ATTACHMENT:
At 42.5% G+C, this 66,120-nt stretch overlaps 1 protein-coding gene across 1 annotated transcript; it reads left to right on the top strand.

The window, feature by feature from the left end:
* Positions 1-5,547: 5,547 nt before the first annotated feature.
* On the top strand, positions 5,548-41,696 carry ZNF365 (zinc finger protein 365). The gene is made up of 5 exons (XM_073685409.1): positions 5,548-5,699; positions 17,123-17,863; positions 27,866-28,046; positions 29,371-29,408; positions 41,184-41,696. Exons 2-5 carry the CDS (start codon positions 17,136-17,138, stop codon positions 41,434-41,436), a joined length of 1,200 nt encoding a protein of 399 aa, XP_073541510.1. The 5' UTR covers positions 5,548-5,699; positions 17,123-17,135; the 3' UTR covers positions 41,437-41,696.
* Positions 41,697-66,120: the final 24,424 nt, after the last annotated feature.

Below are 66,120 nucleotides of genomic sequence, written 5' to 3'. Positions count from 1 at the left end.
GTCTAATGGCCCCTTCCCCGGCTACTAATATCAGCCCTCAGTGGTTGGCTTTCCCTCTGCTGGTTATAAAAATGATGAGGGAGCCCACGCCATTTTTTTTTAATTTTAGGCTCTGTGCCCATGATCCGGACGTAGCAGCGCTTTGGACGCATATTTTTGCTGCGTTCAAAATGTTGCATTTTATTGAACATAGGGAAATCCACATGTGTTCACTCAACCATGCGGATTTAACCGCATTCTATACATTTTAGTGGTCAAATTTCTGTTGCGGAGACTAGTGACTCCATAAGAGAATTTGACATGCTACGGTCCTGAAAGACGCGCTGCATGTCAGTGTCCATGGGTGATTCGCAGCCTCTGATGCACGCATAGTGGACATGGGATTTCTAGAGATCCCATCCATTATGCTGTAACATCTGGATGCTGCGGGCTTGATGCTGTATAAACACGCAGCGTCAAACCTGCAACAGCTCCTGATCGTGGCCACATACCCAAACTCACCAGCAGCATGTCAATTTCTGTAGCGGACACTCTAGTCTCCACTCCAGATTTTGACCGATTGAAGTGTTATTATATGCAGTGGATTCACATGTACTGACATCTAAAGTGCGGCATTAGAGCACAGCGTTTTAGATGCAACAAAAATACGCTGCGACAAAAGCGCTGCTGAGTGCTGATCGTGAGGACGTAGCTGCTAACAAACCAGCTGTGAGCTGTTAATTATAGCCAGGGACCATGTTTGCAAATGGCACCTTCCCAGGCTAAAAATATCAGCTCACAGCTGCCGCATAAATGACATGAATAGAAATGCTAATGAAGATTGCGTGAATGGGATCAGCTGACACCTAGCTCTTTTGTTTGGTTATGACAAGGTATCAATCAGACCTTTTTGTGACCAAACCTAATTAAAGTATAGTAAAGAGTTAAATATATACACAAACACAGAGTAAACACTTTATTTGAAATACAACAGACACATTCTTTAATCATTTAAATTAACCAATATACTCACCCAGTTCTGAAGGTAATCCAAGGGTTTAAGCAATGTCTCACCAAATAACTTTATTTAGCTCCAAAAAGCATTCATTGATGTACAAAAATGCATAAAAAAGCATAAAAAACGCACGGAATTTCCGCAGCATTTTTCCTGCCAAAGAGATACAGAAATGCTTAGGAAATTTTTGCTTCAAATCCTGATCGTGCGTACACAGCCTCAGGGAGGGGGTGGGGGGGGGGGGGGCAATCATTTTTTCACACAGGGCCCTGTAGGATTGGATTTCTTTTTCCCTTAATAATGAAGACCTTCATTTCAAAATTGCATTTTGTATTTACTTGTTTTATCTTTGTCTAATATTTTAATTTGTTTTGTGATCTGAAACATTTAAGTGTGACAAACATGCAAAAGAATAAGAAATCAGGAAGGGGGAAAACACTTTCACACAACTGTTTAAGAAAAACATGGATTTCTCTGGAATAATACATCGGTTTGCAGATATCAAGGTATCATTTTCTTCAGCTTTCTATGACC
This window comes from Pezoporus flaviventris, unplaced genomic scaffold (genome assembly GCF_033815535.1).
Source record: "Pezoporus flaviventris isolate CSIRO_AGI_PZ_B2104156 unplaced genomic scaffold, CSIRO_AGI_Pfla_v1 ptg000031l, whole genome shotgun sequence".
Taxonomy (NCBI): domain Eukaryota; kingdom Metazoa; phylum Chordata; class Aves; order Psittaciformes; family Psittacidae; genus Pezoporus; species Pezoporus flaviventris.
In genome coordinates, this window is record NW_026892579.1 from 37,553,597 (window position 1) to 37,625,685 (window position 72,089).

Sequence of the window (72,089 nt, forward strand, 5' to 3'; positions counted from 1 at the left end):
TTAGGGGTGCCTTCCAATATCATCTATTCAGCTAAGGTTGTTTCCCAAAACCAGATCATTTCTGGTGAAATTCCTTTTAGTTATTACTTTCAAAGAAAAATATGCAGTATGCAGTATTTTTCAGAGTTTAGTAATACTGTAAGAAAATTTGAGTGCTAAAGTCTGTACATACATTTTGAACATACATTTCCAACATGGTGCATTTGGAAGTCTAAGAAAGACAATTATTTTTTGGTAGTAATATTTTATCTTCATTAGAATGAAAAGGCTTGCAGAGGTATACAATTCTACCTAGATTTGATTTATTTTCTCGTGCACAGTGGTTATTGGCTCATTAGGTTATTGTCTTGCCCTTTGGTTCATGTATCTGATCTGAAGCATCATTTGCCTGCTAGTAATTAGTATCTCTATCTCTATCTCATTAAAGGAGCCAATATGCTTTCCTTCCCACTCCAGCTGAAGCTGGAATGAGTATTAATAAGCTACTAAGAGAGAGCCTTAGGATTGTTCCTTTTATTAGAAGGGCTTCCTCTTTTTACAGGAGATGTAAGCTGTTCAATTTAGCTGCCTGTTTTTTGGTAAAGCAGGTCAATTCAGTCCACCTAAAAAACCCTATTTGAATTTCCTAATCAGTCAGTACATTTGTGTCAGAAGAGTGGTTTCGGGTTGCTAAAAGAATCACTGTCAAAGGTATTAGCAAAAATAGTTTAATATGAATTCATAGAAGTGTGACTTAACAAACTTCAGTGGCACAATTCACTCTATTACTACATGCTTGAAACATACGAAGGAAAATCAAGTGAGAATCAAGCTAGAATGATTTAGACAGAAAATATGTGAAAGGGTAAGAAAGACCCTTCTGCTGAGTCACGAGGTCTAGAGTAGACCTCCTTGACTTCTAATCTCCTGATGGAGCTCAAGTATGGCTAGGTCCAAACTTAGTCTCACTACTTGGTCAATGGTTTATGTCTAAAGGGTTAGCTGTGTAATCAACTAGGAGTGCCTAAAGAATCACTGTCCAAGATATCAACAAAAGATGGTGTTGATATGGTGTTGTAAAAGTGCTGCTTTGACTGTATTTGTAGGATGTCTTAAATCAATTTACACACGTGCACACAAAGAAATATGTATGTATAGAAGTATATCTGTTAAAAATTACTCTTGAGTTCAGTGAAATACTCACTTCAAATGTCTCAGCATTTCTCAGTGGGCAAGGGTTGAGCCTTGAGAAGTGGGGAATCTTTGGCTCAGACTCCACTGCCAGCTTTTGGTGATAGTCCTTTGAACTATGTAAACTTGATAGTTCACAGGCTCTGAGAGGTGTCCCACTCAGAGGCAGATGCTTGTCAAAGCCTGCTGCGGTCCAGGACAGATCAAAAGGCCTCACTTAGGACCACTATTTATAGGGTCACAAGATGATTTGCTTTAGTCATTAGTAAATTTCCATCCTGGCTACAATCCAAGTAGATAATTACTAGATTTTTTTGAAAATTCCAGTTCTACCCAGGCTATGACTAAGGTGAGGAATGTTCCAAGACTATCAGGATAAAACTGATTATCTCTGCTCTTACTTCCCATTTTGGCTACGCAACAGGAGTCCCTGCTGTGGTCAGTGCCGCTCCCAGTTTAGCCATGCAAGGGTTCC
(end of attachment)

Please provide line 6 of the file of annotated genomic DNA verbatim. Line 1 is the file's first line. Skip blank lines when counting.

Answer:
Below are 66,120 nucleotides of genomic sequence, written 5' to 3'. Positions count from 1 at the left end.